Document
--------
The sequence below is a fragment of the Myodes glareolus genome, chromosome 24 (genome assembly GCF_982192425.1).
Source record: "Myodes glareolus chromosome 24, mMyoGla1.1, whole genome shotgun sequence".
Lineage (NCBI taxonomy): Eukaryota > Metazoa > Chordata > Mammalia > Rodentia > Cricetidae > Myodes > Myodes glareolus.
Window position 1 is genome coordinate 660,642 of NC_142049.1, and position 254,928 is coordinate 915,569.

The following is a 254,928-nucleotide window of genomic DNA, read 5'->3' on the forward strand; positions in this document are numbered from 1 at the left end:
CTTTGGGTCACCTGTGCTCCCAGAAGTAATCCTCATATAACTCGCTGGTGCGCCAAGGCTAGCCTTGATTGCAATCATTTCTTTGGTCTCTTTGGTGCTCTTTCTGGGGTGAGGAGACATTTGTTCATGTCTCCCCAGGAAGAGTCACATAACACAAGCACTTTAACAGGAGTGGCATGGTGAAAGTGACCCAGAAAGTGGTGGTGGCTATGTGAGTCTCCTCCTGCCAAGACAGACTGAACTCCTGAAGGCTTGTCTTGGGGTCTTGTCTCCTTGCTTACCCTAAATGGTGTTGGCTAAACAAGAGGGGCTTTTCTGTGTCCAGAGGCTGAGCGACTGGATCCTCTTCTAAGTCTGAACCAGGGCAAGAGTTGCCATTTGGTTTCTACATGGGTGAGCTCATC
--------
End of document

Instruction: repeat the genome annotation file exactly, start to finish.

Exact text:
The sequence below is a fragment of the Myodes glareolus genome, chromosome 24 (genome assembly GCF_982192425.1).
Source record: "Myodes glareolus chromosome 24, mMyoGla1.1, whole genome shotgun sequence".
Lineage (NCBI taxonomy): Eukaryota > Metazoa > Chordata > Mammalia > Rodentia > Cricetidae > Myodes > Myodes glareolus.
Window position 1 is genome coordinate 660,642 of NC_142049.1, and position 254,928 is coordinate 915,569.

The following is a 254,928-nucleotide window of genomic DNA, read 5'->3' on the forward strand; positions in this document are numbered from 1 at the left end:
CTTTGGGTCACCTGTGCTCCCAGAAGTAATCCTCATATAACTCGCTGGTGCGCCAAGGCTAGCCTTGATTGCAATCATTTCTTTGGTCTCTTTGGTGCTCTTTCTGGGGTGAGGAGACATTTGTTCATGTCTCCCCAGGAAGAGTCACATAACACAAGCACTTTAACAGGAGTGGCATGGTGAAAGTGACCCAGAAAGTGGTGGTGGCTATGTGAGTCTCCTCCTGCCAAGACAGACTGAACTCCTGAAGGCTTGTCTTGGGGTCTTGTCTCCTTGCTTACCCTAAATGGTGTTGGCTAAACAAGAGGGGCTTTTCTGTGTCCAGAGGCTGAGCGACTGGATCCTCTTCTAAGTCTGAACCAGGGCAAGAGTTGCCATTTGGTTTCTACATGGGTGAGCTCATC